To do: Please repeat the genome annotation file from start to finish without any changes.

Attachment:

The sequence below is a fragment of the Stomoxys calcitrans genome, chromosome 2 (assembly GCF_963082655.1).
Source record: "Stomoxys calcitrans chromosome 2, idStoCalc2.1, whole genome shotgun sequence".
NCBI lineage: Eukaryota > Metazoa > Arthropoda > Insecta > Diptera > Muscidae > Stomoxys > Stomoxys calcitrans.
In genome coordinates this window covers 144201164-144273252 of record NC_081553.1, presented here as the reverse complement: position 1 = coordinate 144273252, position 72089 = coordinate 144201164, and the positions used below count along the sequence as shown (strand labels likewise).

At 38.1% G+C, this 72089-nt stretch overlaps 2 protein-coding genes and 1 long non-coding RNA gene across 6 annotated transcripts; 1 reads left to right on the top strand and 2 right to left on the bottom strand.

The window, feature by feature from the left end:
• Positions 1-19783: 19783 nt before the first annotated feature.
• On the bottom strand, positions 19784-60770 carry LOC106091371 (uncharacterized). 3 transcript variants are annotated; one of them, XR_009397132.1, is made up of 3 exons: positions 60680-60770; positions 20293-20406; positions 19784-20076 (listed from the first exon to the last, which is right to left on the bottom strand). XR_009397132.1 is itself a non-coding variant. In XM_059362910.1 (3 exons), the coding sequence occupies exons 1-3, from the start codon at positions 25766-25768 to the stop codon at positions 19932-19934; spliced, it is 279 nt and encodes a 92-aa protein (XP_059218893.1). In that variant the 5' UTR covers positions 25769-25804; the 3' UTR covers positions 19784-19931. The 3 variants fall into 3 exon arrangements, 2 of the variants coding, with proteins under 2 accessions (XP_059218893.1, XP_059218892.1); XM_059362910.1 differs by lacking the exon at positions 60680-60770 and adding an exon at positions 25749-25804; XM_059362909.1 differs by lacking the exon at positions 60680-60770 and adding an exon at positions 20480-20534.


The sequence below is a fragment of the Stomoxys calcitrans genome, chromosome 2 (assembly GCF_963082655.1).
Source record: "Stomoxys calcitrans chromosome 2, idStoCalc2.1, whole genome shotgun sequence".
NCBI lineage: Eukaryota > Metazoa > Arthropoda > Insecta > Diptera > Muscidae > Stomoxys > Stomoxys calcitrans.
In genome coordinates this window covers 144201164-144273252 of record NC_081553.1, presented here as the reverse complement: position 1 = coordinate 144273252, position 72089 = coordinate 144201164, and the positions used below count along the sequence as shown (strand labels likewise).

At 38.1% G+C, this 72089-nt stretch overlaps 2 protein-coding genes and 1 long non-coding RNA gene across 6 annotated transcripts; 1 reads left to right on the top strand and 2 right to left on the bottom strand.

The window, feature by feature from the left end:
• Positions 1-19783: 19783 nt before the first annotated feature.
• On the bottom strand, positions 19784-60770 carry LOC106091371 (uncharacterized). 3 transcript variants are annotated; one of them, XR_009397132.1, is made up of 3 exons: positions 60680-60770; positions 20293-20406; positions 19784-20076 (listed from the first exon to the last, which is right to left on the bottom strand). XR_009397132.1 is itself a non-coding variant. In XM_059362910.1 (3 exons), the coding sequence occupies exons 1-3, from the start codon at positions 25766-25768 to the stop codon at positions 19932-19934; spliced, it is 279 nt and encodes a 92-aa protein (XP_059218893.1). In that variant the 5' UTR covers positions 25769-25804; the 3' UTR covers positions 19784-19931. The 3 variants fall into 3 exon arrangements, 2 of the variants coding, with proteins under 2 accessions (XP_059218893.1, XP_059218892.1); XM_059362910.1 differs by lacking the exon at positions 60680-60770 and adding an exon at positions 25749-25804; XM_059362909.1 differs by lacking the exon at positions 60680-60770 and adding an exon at positions 20480-20534.